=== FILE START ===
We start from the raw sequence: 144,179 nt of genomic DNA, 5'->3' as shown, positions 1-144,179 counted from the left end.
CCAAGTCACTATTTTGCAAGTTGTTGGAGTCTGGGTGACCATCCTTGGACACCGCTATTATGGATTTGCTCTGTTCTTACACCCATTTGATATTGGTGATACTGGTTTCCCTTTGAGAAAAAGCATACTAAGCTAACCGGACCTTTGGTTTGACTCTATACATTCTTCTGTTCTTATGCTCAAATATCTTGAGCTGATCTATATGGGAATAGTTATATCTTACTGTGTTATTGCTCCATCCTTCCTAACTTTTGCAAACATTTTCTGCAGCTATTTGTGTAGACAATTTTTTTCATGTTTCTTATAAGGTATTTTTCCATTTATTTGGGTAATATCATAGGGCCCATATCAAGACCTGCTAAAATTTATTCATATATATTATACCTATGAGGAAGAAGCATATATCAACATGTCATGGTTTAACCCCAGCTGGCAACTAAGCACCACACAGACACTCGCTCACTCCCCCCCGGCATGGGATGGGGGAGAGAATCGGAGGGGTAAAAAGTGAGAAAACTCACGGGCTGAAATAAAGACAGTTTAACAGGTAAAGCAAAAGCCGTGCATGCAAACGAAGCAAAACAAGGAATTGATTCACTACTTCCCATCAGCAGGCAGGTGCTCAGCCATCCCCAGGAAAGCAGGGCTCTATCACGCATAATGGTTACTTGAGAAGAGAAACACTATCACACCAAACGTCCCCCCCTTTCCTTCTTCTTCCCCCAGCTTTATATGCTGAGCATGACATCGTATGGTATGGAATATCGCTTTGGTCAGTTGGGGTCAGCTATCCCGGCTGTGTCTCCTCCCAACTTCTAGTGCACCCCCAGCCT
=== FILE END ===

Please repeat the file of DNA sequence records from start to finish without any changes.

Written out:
We start from the raw sequence: 144,179 nt of genomic DNA, 5'->3' as shown, positions 1-144,179 counted from the left end.
CCAAGTCACTATTTTGCAAGTTGTTGGAGTCTGGGTGACCATCCTTGGACACCGCTATTATGGATTTGCTCTGTTCTTACACCCATTTGATATTGGTGATACTGGTTTCCCTTTGAGAAAAAGCATACTAAGCTAACCGGACCTTTGGTTTGACTCTATACATTCTTCTGTTCTTATGCTCAAATATCTTGAGCTGATCTATATGGGAATAGTTATATCTTACTGTGTTATTGCTCCATCCTTCCTAACTTTTGCAAACATTTTCTGCAGCTATTTGTGTAGACAATTTTTTTCATGTTTCTTATAAGGTATTTTTCCATTTATTTGGGTAATATCATAGGGCCCATATCAAGACCTGCTAAAATTTATTCATATATATTATACCTATGAGGAAGAAGCATATATCAACATGTCATGGTTTAACCCCAGCTGGCAACTAAGCACCACACAGACACTCGCTCACTCCCCCCCGGCATGGGATGGGGGAGAGAATCGGAGGGGTAAAAAGTGAGAAAACTCACGGGCTGAAATAAAGACAGTTTAACAGGTAAAGCAAAAGCCGTGCATGCAAACGAAGCAAAACAAGGAATTGATTCACTACTTCCCATCAGCAGGCAGGTGCTCAGCCATCCCCAGGAAAGCAGGGCTCTATCACGCATAATGGTTACTTGAGAAGAGAAACACTATCACACCAAACGTCCCCCCCTTTCCTTCTTCTTCCCCCAGCTTTATATGCTGAGCATGACATCGTATGGTATGGAATATCGCTTTGGTCAGTTGGGGTCAGCTATCCCGGCTGTGTCTCCTCCCAACTTCTAGTGCACCCCCAGCCT